Martin Luther King, Jr.: Apostle of Militant Nonviolence
By James A. Colaiaco

This short book for older children discusses all the main issues and themes of the life of King. The author traces the course of events from the emergence of Martin Luther King, Jr. as a national black spokesman during the Montgomery bus boycott to his radical critique of American society and foreign policy during the last years of his life. He also provides the first in-depth analysis of King's famous Letter from Birmingham Jail - a manifesto of the American civil rights movement and an eloquent defence of non-violent protest.

Kid's Guide to African American History: More than 70 Activities
By Nancy I. Sanders

Reveiw by Carolyn Phelan

This large-format paperback introduces many aspects of African American history, from Africa to colonial America, from plantations, to emancipation. There is also information about the Underground Railroad, the Civil War, the achievements of black Americans, the civil rights movement, and hopes for the future. Throughout the book, crafts and other projects offer nannies, parents, and teachers practical ways to involve children in African American heritage.

Included are activities such as making a bead necklace, constructing a star-watching chart, and various recipes and crafts that revolve around the symbols of Kwanzaa. The pages are well designed, with illustrations in shades of gray and plenty of white space.

Stop by next Saturday for another Weekly Trip to the Library.

Friday, January 15, 2010

Make Money, Not Excuses

Make Money, Not Excuses:
Wake Up, Take Charge, and Overcome Your Financial Fears Forever
By Jean Chatsky

Jean Chatsky is a popular financial advisor with appearances on the NBC Today Show, each Wednesday at 9am EDT.

If you enjoy shopping and hate dealing with finances, then this book is for you. Jean Chatsky will gently guide you with a little prodding to quit whining and get your finances in order.

She believes if you want to get rich, if you want to be wealthier than you are today, you really need to do only four things:

1)You need to make a decent living.

2)You need to spend less than you make.

3)You need to invest the money you don't spend so that it can work as hard for you as you are working for yourself.

4)And you need to protect yourself and this financial world you've built so that a disaster -- big or small -- doesn't take it all away from you.

She also has sprinkled through out "Map to a Million" which shows you what saving and investing a certain amount of money will grow to in 20 or 30 years. Some of the amounts are really shocking. For example start investing 10% of a $35,000 income at 30 years old and you will have $457,254 at retirement.

If you are a beginner in personal finance read this book!

Thursday, January 14, 2010

Prince Charming Isn't Coming

Prince Charming Isn't Coming:
How Women Get Smart About Money
By Barbara Stanny

Barbara Stanny is a money expert that has appeared on numerous national and regional television and radio programs to spread her message of financial empowerment for women. As the daughter of the R in H & R Block, she grew up relying on her father, then her husband, to manage money. But, a financial crisis became her personal wake-up call. Her journey to financial enlightenment is an inspiring story, and became the basis of her books.

Barbara Stanny offers the skills and attitudes for women to adopt. The heart of the book is her Seven Realizations of Financial Enlightenment, which provide a path to financial empowerment. You will enjoy reading about her personal journey from financial ignorance to financial strength. There is a quiz in the book that is very useful in determining your personal financial situation.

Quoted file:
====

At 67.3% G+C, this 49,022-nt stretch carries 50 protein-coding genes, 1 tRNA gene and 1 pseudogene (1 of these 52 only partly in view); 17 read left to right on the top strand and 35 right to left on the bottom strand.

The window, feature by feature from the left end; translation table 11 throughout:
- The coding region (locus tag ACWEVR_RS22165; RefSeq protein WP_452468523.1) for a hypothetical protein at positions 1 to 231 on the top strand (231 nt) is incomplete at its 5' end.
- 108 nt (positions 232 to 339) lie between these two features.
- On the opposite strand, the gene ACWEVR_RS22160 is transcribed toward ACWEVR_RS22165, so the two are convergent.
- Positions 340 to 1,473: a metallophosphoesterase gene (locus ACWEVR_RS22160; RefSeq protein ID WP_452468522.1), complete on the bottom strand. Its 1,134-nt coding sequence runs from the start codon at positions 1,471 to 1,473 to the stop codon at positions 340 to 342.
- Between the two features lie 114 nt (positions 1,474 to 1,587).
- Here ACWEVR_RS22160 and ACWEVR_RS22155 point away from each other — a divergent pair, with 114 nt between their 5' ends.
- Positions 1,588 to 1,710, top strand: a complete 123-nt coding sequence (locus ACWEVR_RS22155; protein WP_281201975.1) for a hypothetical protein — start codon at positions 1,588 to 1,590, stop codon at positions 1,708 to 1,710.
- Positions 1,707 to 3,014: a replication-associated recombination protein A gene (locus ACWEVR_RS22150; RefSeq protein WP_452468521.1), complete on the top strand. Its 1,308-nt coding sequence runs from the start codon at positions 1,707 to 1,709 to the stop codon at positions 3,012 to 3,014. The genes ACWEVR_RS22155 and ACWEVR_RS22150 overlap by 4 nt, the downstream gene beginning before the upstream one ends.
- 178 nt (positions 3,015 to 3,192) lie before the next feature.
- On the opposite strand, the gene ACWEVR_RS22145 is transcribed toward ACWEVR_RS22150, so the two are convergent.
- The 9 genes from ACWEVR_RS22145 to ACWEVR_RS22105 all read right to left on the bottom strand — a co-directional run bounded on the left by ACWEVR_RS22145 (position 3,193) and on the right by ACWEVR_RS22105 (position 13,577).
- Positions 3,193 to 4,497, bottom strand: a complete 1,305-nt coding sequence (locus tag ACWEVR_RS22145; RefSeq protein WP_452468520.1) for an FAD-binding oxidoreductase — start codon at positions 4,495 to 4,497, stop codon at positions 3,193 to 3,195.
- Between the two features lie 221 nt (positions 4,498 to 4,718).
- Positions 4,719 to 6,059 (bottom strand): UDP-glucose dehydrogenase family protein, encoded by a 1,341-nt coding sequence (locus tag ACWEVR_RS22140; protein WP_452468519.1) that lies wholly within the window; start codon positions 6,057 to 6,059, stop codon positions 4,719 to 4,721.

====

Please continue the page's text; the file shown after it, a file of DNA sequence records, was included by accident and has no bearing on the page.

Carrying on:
Click here to see our review of another Barbara Stanny book, Overcoming Underearning(R): A Five-Step Plan to a Richer Life.

Have you read Barbara Stanny books? How do you feel about her Seven Realizations of Financial Enlightenment?

To see our next favorite book about money management for women stop by tomorrow for Make Money, Not Excuses!

Wednesday, January 13, 2010

Women and Money - Owning the Power to Control Your Destiny

You have undoubtedly seen the very popular financial advisor Suze Orman on Oprah or her ET Saturday night televison series, "The Suze Orman Show."

In her book Women & Money: Owning the Power to Control Your Destiny she tackles the complicated relationship women have with personal money management.

Women & Money: Owning the Power to Control Your Destiny
By Suze Orman

Review by Daphne Durham

Money expert Suze Orman's book, Women & Money: Owning the Power to Control Your Destiny addresses the complicated (and often dysfunctional) relationship women have with personal finance.

Orman's direct, non-condescending style is perfect for this subject matter -- she begins with the premise that "Women can invest, save, and handle debt as well and skillfully as any man" and then tackles the important question --"So why don't they?"

Designed to educate and inspire, Women & Money: Owning the Power to Control Your Destinyalso offers a "Save Yourself Plan," a five-month program that "delivers genuine long-term financial security."

Read this book and you'll be "controlling your destiny" in no time.

Tomorrow: Prince Charming Isn't Coming

Have you read this book? What did you get from Suze Orman's advice?

Tuesday, January 12, 2010

Financial Planning is an Emotional Issue

Book Review of Smart Women Finish Rich By David Bach
Book review by Brad Doll

Today we continue our recommendations of the best books for nannies to help manage money. Since most nannies are women, the focus of our next book is to help women understand that financial planning is as much an emotional issue as it is an intellectual one.

Smart Women Finish Rich:
9 Steps to Achieving Financial Security and Funding Your Dreams
By David Bach